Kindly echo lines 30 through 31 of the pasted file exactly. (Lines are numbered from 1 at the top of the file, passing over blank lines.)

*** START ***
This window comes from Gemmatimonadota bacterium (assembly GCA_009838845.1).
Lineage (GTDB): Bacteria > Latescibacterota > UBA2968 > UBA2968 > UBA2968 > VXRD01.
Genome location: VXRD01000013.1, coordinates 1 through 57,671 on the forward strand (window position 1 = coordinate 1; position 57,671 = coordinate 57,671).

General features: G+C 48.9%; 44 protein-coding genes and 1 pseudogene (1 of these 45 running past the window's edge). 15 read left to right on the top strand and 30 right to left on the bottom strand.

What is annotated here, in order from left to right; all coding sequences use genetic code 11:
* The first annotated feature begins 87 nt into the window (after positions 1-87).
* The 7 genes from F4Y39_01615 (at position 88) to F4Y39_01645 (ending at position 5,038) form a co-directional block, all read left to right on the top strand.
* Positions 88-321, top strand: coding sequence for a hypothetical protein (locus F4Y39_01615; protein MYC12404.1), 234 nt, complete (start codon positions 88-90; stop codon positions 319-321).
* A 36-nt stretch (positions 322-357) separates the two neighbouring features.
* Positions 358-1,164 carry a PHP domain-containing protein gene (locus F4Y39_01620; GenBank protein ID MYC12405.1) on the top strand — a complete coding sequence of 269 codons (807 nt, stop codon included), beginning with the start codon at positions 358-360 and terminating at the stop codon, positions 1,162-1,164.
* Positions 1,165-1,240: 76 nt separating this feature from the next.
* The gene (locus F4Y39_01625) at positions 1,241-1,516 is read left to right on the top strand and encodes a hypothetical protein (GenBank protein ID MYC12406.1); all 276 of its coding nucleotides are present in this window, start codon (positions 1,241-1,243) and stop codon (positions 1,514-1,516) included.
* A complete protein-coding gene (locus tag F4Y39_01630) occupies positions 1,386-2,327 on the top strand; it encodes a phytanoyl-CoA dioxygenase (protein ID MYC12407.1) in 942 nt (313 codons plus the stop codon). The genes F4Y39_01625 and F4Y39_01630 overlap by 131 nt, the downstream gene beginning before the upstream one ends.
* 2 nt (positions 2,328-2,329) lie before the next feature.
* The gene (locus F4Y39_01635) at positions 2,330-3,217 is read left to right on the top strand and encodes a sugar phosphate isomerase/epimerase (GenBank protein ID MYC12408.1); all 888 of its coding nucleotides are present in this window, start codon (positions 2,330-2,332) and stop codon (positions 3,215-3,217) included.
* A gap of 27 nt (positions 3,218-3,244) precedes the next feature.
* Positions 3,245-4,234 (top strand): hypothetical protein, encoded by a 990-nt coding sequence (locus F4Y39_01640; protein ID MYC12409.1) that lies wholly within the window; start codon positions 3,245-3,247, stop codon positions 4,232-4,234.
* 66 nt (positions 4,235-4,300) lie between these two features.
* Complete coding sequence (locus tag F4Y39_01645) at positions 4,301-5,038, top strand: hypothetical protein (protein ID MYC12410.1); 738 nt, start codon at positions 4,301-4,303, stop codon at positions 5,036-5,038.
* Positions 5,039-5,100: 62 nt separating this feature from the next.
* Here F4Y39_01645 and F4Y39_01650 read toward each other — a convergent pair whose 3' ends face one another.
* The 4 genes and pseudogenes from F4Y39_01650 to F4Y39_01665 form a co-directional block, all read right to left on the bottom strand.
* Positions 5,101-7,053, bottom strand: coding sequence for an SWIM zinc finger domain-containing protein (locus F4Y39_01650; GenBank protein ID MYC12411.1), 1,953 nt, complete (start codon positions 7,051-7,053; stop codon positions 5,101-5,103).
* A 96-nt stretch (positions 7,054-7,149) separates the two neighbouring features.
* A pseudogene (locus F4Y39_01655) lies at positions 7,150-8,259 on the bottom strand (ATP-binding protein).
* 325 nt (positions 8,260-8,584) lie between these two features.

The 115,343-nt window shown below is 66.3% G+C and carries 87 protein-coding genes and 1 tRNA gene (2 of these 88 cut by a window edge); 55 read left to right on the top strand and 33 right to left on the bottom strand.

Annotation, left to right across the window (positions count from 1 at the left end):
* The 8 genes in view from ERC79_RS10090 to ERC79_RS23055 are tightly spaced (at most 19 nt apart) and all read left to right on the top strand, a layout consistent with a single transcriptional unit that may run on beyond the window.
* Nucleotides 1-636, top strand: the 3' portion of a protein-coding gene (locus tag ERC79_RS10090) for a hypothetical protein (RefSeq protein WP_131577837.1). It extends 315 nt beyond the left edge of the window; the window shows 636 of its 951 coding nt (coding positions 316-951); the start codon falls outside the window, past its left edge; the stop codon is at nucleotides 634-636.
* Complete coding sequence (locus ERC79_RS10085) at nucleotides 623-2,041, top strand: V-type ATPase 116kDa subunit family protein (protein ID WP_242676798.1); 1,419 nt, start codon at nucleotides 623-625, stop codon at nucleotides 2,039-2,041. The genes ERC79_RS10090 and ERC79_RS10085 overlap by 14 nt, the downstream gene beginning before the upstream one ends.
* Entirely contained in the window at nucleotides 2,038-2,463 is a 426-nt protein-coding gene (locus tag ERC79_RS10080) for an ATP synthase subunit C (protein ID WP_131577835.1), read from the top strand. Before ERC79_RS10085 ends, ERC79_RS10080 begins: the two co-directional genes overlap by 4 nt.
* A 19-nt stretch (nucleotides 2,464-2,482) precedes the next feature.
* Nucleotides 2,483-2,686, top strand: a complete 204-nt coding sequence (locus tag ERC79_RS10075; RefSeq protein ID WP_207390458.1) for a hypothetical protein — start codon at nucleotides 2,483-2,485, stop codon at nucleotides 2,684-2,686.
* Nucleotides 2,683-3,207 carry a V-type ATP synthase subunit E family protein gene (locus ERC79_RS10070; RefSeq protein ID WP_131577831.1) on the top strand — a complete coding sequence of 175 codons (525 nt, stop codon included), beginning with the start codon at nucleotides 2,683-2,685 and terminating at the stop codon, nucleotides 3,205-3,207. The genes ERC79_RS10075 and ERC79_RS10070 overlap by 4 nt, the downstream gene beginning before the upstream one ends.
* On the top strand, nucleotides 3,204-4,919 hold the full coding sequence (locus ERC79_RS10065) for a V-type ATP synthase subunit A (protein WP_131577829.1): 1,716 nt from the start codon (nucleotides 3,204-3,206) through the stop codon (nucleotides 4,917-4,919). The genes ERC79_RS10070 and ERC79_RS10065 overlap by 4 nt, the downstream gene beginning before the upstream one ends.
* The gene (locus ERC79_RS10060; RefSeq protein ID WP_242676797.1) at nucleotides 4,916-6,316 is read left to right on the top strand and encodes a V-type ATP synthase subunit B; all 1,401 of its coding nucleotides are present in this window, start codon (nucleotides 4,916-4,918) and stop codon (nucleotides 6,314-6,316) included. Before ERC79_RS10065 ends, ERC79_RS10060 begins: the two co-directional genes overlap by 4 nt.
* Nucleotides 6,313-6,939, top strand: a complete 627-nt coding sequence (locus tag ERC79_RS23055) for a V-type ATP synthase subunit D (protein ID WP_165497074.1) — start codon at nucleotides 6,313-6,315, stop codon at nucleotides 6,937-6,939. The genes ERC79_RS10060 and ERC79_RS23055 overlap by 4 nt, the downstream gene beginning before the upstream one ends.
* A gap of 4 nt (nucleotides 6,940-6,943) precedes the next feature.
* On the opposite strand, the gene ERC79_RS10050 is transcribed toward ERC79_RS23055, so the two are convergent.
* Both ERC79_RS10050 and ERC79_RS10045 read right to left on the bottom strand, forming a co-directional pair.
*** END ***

* Nucleotides 1-636, top strand: the 3' portion of a protein-coding gene (locus tag ERC79_RS10090) for a hypothetical protein (RefSeq protein WP_131577837.1). It extends 315 nt beyond the left edge of the window; the window shows 636 of its 951 coding nt (coding positions 316-951); the start codon falls outside the window, past its left edge; the stop codon is at nucleotides 634-636.
* Complete coding sequence (locus ERC79_RS10085) at nucleotides 623-2,041, top strand: V-type ATPase 116kDa subunit family protein (protein ID WP_242676798.1); 1,419 nt, start codon at nucleotides 623-625, stop codon at nucleotides 2,039-2,041. The genes ERC79_RS10090 and ERC79_RS10085 overlap by 14 nt, the downstream gene beginning before the upstream one ends.